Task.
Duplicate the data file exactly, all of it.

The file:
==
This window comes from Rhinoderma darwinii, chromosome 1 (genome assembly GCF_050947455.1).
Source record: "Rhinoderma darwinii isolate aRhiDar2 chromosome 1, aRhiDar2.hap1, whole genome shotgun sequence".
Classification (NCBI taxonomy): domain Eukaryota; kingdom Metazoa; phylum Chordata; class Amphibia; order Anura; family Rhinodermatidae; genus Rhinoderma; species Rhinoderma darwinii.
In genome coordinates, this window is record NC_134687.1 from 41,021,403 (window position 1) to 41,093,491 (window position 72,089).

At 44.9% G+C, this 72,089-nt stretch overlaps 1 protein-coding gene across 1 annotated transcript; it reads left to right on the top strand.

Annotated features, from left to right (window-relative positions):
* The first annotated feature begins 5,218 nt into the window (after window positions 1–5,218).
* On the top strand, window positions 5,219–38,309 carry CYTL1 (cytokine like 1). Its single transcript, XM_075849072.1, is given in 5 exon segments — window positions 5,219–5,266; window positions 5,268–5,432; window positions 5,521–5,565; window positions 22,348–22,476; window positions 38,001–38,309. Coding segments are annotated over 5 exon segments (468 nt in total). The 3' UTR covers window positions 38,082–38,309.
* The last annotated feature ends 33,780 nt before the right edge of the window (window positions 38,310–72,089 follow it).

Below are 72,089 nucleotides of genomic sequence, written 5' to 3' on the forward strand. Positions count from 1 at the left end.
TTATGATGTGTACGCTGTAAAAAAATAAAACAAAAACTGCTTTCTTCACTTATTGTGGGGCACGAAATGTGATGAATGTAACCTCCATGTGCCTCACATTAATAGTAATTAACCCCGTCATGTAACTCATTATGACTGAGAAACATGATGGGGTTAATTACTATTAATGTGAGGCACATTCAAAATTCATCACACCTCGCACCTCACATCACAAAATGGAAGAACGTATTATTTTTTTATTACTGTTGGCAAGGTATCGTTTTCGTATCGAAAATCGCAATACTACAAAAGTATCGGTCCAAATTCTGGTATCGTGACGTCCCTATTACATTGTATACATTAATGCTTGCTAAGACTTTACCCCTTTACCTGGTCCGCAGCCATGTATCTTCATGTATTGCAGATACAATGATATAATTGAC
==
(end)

This window comes from Rhinoderma darwinii, chromosome 1 (genome assembly GCF_050947455.1).
Source record: "Rhinoderma darwinii isolate aRhiDar2 chromosome 1, aRhiDar2.hap1, whole genome shotgun sequence".
Classification (NCBI taxonomy): domain Eukaryota; kingdom Metazoa; phylum Chordata; class Amphibia; order Anura; family Rhinodermatidae; genus Rhinoderma; species Rhinoderma darwinii.
In genome coordinates, this window is record NC_134687.1 from 41,021,403 (window position 1) to 41,093,491 (window position 72,089).

At 44.9% G+C, this 72,089-nt stretch overlaps 1 protein-coding gene across 1 annotated transcript; it reads left to right on the top strand.

Annotated features, from left to right (window-relative positions):
* The first annotated feature begins 5,218 nt into the window (after window positions 1–5,218).
* On the top strand, window positions 5,219–38,309 carry CYTL1 (cytokine like 1). Its single transcript, XM_075849072.1, is given in 5 exon segments — window positions 5,219–5,266; window positions 5,268–5,432; window positions 5,521–5,565; window positions 22,348–22,476; window positions 38,001–38,309. Coding segments are annotated over 5 exon segments (468 nt in total). The 3' UTR covers window positions 38,082–38,309.
* The last annotated feature ends 33,780 nt before the right edge of the window (window positions 38,310–72,089 follow it).

Below are 72,089 nucleotides of genomic sequence, written 5' to 3' on the forward strand. Positions count from 1 at the left end.
TTATGATGTGTACGCTGTAAAAAAATAAAACAAAAACTGCTTTCTTCACTTATTGTGGGGCACGAAATGTGATGAATGTAACCTCCATGTGCCTCACATTAATAGTAATTAACCCCGTCATGTAACTCATTATGACTGAGAAACATGATGGGGTTAATTACTATTAATGTGAGGCACATTCAAAATTCATCACACCTCGCACCTCACATCACAAAATGGAAGAACGTATTATTTTTTTATTACTGTTGGCAAGGTATCGTTTTCGTATCGAAAATCGCAATACTACAAAAGTATCGGTCCAAATTCTGGTATCGTGACGTCCCTATTACATTGTATACATTAATGCTTGCTAAGACTTTACCCCTTTACCTGGTCCGCAGCCATGTATCTTCATGTATTGCAGATACAATGATATAATTGAC